It wasn’t so much of a directionaless approach that Okoli embodied, but rather left it up to the universe to do its thing. “I was just like, ‘Well, my life is going to take me where I am supposed to be,’ and to be fair, that’s how I’ve gotten this far,” she explains.
Okoli’s professional fashion career took form serendipitously and organically. When her brand grew, she thought, “okay, maybe I could try styling people in these clothes.” In Okoli’s case, styling really was a hobby-turned-career. “I just have way too much fun styling myself and styling other people because I always have stories behind them.”
Just as it was fated for Ashley Okoli to break through the industry, meeting Mowalola Ongolusi, the designer behind the cool kids-approved brand, Mowalola, was inevitable. Both being from Nigeria, the two creatives ran in similar circles before finally officially meeting. “It was a friend of a friend that introduced us, but apparently she had already heard of me before,” Okoli tells us. “I had obviously heard of her before because she’s Nigerian and she’s doing what every Nigerian girl in the fashion industry sees themselves doing. It was just a fate thing.”
Part collaborator, part muse, and part friend, Ogunlesi and Okoli’s relationship is layered in levels of creative energy. Riffing off of one another is their speciality, resulting in a merge of two worlds that aren’t so separate from one another, but separate to anything we’ve seen before. Being two Nigerian creative women, Ogunlesi and Okoli naturally disrupt the highly Westernised world of fashion, though doing so very authentically, by channelling a certain bad b*tch energy that’s inherent to both of them. “We don’t really do it to break the status quo, but we know that that’s what we’re doing because it’s bound to happen anyway,” Okoli states.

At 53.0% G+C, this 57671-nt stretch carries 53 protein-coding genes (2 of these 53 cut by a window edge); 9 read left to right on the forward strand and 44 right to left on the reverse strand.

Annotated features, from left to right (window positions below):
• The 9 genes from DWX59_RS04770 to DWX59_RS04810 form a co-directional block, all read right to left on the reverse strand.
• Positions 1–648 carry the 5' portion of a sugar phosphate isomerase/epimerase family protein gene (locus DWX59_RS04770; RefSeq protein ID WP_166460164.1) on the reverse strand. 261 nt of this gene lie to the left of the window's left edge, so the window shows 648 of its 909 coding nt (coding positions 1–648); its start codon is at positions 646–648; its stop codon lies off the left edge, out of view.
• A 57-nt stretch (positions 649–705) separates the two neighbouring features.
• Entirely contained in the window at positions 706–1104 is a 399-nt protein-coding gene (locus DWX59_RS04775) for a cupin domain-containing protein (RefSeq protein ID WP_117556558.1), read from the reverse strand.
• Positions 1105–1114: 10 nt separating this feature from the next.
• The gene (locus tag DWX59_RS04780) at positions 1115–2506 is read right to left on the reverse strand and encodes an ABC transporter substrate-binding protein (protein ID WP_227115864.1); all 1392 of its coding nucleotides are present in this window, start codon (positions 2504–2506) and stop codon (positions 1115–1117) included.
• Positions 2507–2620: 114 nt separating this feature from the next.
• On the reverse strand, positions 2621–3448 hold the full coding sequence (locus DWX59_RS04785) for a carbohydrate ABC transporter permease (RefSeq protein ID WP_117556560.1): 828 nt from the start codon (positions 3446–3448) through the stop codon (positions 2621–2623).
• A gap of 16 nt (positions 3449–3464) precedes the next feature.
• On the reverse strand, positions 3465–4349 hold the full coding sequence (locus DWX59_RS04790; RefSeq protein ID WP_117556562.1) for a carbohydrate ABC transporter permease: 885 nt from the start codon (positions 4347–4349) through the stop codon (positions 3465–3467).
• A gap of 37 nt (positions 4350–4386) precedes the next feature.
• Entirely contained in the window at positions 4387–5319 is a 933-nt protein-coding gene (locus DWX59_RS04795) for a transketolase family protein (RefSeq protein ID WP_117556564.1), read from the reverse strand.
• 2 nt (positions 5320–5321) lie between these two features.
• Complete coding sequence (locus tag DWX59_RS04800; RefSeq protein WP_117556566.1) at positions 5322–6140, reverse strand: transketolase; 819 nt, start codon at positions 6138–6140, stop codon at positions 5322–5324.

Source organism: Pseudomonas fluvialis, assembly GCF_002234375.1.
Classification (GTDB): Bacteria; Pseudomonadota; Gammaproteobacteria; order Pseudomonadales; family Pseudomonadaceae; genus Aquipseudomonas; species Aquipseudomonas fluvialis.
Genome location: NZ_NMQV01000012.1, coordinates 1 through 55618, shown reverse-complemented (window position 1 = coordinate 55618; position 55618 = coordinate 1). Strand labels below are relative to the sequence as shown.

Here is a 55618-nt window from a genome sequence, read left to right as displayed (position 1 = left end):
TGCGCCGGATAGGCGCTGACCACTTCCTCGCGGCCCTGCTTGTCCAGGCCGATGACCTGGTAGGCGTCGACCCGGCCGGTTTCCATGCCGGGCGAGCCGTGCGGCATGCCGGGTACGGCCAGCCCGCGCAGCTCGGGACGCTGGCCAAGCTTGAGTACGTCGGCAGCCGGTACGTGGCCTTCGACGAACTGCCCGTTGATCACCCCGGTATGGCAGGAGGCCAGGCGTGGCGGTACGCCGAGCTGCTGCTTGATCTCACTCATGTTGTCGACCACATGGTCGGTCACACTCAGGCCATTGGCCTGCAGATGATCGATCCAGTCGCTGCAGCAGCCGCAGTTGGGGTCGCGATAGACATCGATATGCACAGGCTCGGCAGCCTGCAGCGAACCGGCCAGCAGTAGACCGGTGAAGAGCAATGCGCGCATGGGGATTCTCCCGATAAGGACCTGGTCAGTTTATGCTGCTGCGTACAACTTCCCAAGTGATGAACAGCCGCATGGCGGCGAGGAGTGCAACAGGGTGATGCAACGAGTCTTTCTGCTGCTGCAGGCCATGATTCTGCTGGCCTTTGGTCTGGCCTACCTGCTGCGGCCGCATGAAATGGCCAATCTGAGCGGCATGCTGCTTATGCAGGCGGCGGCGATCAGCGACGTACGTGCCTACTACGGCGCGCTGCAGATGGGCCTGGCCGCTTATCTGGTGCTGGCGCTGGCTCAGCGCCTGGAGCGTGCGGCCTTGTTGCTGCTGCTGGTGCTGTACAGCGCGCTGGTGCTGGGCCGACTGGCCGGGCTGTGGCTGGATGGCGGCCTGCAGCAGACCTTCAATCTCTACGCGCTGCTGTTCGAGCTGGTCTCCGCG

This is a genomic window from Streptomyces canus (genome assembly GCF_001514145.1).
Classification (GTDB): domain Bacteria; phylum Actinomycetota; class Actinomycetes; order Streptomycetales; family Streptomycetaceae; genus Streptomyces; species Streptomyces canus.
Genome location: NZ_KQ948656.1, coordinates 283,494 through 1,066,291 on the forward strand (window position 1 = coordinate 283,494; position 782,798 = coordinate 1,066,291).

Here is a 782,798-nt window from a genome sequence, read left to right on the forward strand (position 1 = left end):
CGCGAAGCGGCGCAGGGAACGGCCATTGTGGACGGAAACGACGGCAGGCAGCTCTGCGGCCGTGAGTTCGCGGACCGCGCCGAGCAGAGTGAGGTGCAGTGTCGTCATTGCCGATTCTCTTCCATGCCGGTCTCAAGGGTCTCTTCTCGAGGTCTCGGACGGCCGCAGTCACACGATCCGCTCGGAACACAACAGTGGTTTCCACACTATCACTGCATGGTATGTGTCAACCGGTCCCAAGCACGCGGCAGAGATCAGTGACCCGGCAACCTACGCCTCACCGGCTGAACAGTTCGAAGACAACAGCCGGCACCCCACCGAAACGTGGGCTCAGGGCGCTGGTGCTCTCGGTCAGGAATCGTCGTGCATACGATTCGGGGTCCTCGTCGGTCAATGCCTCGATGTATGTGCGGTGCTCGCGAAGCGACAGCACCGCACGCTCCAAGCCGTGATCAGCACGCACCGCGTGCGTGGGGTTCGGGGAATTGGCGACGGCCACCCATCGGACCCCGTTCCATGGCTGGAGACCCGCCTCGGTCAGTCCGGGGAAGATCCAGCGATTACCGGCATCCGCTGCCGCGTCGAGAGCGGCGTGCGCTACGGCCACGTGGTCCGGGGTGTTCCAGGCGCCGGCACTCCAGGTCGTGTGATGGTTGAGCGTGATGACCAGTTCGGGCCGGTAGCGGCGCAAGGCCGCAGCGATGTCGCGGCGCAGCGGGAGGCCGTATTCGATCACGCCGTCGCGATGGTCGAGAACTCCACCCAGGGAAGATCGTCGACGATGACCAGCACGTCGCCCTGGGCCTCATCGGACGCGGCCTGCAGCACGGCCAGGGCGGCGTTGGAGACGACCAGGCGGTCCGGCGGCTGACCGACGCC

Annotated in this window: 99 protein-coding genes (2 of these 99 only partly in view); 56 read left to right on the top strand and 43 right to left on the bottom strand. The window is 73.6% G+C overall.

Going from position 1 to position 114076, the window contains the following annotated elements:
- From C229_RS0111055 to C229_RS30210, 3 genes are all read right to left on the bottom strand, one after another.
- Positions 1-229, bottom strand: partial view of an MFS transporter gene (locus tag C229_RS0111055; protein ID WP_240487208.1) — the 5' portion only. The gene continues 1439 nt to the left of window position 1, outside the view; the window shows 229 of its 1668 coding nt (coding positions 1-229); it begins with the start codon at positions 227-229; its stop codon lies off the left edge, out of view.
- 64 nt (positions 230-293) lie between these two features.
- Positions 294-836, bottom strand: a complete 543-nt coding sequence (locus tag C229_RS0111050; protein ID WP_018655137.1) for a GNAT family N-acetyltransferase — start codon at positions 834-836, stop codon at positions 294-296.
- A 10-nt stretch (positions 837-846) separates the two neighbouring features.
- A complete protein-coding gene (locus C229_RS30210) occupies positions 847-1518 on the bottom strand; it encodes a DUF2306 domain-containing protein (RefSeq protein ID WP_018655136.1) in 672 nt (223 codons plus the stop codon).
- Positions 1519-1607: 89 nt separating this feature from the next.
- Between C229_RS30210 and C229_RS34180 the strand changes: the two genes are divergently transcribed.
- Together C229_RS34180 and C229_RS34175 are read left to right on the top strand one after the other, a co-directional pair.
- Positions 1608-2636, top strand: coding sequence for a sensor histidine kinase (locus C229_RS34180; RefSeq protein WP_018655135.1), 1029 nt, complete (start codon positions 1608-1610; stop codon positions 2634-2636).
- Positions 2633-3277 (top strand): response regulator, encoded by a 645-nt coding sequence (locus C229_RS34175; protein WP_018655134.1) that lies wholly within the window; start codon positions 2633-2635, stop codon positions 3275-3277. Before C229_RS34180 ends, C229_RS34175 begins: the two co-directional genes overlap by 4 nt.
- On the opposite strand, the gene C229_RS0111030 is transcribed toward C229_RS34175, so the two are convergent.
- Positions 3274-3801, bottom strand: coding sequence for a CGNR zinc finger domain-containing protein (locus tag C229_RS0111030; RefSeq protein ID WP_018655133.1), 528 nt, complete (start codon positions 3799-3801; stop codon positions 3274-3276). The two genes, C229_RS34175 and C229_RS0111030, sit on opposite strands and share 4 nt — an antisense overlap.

There’s a clear and strong sense of admiration and respect when talking to Okoli about Ogunlesi. “She’s very inspirational, and not just to me,” Okoli says, before adding “I feel like she just does it in her own way, to try to push us here in Nigeria.”
Nigeria, and specifically Lagos, has always been a cultural hotspot, buzzing with creativity. Though for a lack of resources, an unstable political environment, and an outdated Western perspective rooted in systemic racism, the African city hasn’t received the spotlight it deserves. But that certainly doesn’t mean the talent isn’t there. “Regardless of the bad governance and all the hardships we face, we actually tend to push ourselves past what our government is really giving us,” Okoli explains.
From Slawn’s Motherlan crew and the general skate culture, to the annual Homecoming festival which works with every subculturally-inspired fashion label, and now Ashley Okoli and her game-changing power duo dynamic with Ogunlesi, Lagos has been making moves on a global scale, demanding the attention it deserves. As Okoli puts it, “The Western world is just catching up, and I really am glad about that. But Lagos has always been Lagos.”
Featured image credit: @un.earthical ©